Maybe I’ll take a creative writing course at U of T for now, or hire a book-writing coach to get some motivation. Perhaps I could start freelancing for some more intellectual publications on the side! Nothing like a deadline to kick your butt into gear.
Think the Walrus would commission a piece about how people need to STOP USING THE WORD “EPIC” so loosely?
Probably not. Fortunately, I can write about that right here on my own blog. And I shall – but not today, because it’s Wednesday and some Butter Face recently wore a dress made out of Lego so….
WOULD YOU ROCK…
A Lego dress?
Hecks the fluck yes I would… like, in a photo. I can’t imagine that would be very fun to dance in.
These Lego stilettos on the other hand, I’d totally rock at an event or something. Heels aren’t really supposed to be comfortable anyway.
What a weird effing blog post. I love you Ceiling Cat, and I always will. I’ll never stop Internetting, despite the occasional crisis of faith.
“The real danger is not that computers will begin to think like men, but that men will begin to think like computers.” ~Sydney J. Harris
Greetings, internet friends!
Here’s a question for my under-30 readers: Have you ever been asked by an older relative to install computer software, “delete a virus”, or “look something up” online under the assumption that, because you’re one of those “kids with their internets”, you’re also an expert when it comes to digital technology?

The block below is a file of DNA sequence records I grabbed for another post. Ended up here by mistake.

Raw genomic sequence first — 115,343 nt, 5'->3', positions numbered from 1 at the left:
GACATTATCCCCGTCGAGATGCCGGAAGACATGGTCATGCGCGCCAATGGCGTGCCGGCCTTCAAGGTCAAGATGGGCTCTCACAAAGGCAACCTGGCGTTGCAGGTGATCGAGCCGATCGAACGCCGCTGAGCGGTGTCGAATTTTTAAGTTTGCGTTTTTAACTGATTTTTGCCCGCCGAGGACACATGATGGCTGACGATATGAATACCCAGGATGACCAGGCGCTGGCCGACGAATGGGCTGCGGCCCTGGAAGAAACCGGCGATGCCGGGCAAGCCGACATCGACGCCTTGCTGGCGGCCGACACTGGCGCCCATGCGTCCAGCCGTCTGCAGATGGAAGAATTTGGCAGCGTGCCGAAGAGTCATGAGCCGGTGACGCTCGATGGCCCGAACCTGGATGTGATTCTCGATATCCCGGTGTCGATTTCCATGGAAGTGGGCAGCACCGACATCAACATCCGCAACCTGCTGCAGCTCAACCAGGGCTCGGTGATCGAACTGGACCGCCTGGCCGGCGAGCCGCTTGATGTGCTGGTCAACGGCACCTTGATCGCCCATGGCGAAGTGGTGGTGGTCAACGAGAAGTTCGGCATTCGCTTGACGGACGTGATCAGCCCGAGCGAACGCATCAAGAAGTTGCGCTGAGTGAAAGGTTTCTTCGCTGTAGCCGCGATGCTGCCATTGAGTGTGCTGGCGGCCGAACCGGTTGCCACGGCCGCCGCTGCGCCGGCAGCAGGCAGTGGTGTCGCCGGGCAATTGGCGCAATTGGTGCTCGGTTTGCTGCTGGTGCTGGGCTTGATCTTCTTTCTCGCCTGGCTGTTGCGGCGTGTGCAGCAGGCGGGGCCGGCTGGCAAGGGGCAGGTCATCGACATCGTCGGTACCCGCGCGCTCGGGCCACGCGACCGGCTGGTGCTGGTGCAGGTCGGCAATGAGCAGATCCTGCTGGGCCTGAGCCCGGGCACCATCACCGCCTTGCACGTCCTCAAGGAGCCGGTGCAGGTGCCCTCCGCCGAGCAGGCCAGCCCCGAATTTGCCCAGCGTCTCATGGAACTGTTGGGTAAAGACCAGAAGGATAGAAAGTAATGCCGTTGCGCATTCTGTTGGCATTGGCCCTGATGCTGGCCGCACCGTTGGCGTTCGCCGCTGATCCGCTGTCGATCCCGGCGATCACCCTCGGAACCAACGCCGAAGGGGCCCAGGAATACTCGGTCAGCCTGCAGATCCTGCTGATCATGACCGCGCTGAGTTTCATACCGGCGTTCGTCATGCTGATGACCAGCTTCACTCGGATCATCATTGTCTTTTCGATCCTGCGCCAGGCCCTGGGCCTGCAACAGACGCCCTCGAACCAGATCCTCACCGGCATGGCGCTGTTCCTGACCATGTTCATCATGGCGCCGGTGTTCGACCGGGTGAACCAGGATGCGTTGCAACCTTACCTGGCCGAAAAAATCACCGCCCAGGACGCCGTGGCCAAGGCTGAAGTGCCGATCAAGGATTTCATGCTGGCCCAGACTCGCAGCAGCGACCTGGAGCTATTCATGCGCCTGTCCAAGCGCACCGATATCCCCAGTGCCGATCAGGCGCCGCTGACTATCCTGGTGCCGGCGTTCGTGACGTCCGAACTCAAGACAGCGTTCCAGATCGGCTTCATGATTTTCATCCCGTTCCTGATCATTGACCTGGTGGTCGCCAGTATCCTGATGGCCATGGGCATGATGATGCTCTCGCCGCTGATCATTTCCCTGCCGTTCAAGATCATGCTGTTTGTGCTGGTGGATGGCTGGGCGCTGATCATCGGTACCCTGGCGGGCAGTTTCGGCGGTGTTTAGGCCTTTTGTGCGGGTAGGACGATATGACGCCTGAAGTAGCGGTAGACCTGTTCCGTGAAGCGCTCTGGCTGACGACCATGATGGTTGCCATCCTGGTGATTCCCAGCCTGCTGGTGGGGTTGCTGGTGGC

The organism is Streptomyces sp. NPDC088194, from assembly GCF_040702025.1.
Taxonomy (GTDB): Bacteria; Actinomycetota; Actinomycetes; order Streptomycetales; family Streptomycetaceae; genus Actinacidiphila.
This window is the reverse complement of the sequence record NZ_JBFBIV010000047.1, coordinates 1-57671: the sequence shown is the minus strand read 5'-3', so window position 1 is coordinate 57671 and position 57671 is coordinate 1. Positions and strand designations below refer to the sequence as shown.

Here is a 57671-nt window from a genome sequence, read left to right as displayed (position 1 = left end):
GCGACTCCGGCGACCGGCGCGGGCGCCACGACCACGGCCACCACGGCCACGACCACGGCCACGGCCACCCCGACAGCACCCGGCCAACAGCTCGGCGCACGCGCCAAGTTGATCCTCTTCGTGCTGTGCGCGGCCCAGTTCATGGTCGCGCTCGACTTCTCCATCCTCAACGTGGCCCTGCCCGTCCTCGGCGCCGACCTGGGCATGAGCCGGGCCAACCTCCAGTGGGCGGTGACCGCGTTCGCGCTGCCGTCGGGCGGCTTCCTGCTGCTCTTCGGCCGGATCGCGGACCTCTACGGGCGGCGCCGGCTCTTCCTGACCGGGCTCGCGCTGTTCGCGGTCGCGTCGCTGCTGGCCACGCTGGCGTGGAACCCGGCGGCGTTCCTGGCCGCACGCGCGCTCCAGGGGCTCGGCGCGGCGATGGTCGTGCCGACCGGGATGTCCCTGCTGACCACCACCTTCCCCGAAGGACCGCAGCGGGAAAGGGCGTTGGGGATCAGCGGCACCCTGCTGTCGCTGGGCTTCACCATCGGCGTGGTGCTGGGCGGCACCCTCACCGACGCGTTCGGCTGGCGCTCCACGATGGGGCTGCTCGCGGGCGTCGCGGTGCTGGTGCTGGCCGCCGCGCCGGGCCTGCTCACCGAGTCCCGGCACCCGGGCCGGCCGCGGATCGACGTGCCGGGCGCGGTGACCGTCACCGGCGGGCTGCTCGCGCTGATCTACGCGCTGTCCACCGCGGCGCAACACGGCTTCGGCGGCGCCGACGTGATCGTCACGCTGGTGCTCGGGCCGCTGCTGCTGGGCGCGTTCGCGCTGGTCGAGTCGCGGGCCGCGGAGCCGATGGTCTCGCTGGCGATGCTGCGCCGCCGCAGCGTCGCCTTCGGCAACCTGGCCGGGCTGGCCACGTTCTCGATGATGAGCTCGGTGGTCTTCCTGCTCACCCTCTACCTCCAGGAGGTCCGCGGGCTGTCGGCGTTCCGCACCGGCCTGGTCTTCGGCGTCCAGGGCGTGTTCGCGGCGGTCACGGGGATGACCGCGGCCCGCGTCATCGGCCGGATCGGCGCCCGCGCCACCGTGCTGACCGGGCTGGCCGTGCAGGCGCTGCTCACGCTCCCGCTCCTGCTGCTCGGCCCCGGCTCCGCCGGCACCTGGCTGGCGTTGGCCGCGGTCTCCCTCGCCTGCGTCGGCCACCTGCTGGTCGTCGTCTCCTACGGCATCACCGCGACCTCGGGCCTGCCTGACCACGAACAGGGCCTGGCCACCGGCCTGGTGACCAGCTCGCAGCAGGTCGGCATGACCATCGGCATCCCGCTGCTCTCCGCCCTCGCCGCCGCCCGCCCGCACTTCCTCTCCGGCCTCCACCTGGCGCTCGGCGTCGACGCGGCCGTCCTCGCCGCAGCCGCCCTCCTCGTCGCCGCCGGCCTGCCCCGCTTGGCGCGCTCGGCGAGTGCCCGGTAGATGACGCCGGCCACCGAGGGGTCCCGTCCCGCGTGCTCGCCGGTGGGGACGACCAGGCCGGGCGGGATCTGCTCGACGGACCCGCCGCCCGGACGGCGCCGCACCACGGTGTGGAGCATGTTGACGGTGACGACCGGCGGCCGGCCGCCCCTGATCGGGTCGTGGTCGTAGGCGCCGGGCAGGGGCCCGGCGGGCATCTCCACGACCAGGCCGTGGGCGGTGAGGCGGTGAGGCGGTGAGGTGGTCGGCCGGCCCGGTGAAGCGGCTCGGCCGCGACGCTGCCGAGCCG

“In Google we trust.” That may very well be the motto of today’s young online users…
That’s how the article begins.
Fair enough. I have likened Google to an omnipresent, all-knowing God on numerous occasions. No beef there.
there has been (a perhaps misguided) perception that the young are more digitally in-tune with the ways of the Web than others.
Yup. Based on the number of friends I have who still get confused by the “RT”s, “@”s and hashtags in my Twitter-Synced Facebook feed, I’d say that’s pretty accurate.
What got me riled up was the article author’s assertion that our demographic group has been dubbed “digital natives” due to our apparent tech-savvy.
“NO! We’re called digital natives because we were born into a world where digital technology has always existed – we don’t know any other way of life! It has nothing to do with how SAVVY we are!” I yelled – or something along those lines but probably less eloquent.
When Marc Prensky coined the term in 2001, he made the distinction between Digital Natives (Gen Y, Z and X-ers who are “native speakers” of the digital language of computers, video games and the internet) and Digital Immigrants (Our hip parents and grandparents – those who were not born into the digital
world but have adopted many or most aspects of the new technology).
He contends that Digital Immigrants are perfectly capable of learning this digital language, but that like a person who learns a spoken language later in life, they will always retain an accent.